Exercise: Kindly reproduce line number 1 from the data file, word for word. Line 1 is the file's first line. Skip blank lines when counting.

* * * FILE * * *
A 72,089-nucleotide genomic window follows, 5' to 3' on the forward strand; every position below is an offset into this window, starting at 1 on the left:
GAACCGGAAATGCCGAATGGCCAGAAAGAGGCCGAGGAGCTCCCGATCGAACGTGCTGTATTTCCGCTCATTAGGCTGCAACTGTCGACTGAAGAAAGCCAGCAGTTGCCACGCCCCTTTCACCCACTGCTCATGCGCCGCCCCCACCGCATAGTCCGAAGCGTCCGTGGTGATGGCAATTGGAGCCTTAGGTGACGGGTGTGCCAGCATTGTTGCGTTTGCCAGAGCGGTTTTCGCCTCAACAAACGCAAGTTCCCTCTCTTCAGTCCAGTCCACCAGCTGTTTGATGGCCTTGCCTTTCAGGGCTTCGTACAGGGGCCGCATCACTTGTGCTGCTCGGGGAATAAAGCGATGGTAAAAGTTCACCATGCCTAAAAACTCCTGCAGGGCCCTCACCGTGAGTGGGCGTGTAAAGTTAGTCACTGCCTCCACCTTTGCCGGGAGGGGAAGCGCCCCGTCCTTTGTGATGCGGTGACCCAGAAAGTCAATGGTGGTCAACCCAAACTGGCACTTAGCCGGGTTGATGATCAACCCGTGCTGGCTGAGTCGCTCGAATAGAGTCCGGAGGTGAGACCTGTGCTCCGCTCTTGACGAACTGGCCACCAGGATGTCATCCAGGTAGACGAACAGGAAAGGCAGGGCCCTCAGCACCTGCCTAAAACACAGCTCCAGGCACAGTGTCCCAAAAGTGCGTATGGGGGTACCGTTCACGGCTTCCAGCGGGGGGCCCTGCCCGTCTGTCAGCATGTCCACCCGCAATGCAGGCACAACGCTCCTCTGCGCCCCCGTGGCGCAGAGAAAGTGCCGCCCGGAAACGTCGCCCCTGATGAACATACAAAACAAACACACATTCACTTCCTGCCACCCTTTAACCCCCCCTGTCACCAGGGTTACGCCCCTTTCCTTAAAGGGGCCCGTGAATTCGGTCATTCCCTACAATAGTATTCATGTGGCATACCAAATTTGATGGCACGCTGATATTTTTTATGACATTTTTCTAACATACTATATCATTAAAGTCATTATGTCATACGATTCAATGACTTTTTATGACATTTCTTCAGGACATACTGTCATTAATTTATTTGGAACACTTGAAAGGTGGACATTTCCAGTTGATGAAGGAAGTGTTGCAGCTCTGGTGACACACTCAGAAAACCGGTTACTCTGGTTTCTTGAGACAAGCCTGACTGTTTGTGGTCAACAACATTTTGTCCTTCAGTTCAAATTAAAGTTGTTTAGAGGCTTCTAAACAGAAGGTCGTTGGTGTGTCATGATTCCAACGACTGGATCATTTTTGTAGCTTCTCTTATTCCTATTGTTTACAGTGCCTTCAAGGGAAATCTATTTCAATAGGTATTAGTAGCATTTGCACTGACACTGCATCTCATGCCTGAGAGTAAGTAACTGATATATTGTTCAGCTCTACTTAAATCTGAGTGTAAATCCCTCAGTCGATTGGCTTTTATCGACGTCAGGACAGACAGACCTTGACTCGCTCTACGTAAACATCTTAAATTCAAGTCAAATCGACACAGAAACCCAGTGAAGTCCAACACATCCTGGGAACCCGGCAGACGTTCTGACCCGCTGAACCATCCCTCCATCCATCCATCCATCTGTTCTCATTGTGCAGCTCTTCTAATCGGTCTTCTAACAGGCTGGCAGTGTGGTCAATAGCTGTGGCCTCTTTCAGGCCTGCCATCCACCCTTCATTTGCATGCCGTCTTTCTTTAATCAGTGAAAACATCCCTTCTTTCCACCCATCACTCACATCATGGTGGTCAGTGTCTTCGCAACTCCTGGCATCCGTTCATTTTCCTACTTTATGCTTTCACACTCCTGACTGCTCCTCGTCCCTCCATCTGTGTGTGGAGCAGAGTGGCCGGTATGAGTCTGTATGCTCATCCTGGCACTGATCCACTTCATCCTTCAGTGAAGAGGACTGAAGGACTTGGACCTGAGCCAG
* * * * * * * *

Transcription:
A 72,089-nucleotide genomic window follows, 5' to 3' on the forward strand; every position below is an offset into this window, starting at 1 on the left: